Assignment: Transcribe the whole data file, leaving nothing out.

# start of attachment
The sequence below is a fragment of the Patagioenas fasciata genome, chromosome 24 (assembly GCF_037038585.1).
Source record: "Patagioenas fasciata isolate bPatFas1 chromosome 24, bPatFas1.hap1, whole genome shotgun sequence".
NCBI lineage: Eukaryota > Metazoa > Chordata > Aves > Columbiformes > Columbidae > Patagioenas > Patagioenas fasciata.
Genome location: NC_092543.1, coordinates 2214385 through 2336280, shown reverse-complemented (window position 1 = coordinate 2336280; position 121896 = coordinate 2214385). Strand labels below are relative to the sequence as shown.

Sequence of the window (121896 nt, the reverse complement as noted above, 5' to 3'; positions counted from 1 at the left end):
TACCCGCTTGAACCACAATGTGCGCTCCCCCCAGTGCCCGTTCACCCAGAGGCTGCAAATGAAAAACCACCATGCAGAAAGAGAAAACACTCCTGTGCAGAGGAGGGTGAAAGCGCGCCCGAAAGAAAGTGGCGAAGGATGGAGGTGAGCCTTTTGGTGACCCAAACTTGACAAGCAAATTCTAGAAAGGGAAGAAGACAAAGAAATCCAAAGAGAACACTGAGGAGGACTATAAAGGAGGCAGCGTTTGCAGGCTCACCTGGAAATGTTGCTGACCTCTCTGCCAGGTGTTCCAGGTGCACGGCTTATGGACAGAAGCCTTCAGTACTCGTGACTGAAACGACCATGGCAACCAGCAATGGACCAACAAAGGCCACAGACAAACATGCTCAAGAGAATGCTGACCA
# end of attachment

The sequence below is a fragment of the Patagioenas fasciata genome, chromosome 24 (assembly GCF_037038585.1).
Source record: "Patagioenas fasciata isolate bPatFas1 chromosome 24, bPatFas1.hap1, whole genome shotgun sequence".
NCBI lineage: Eukaryota > Metazoa > Chordata > Aves > Columbiformes > Columbidae > Patagioenas > Patagioenas fasciata.
Genome location: NC_092543.1, coordinates 2214385 through 2336280, shown reverse-complemented (window position 1 = coordinate 2336280; position 121896 = coordinate 2214385). Strand labels below are relative to the sequence as shown.

Sequence of the window (121896 nt, the reverse complement as noted above, 5' to 3'; positions counted from 1 at the left end):
TACCCGCTTGAACCACAATGTGCGCTCCCCCCAGTGCCCGTTCACCCAGAGGCTGCAAATGAAAAACCACCATGCAGAAAGAGAAAACACTCCTGTGCAGAGGAGGGTGAAAGCGCGCCCGAAAGAAAGTGGCGAAGGATGGAGGTGAGCCTTTTGGTGACCCAAACTTGACAAGCAAATTCTAGAAAGGGAAGAAGACAAAGAAATCCAAAGAGAACACTGAGGAGGACTATAAAGGAGGCAGCGTTTGCAGGCTCACCTGGAAATGTTGCTGACCTCTCTGCCAGGTGTTCCAGGTGCACGGCTTATGGACAGAAGCCTTCAGTACTCGTGACTGAAACGACCATGGCAACCAGCAATGGACCAACAAAGGCCACAGACAAACATGCTCAAGAGAATGCTGACCA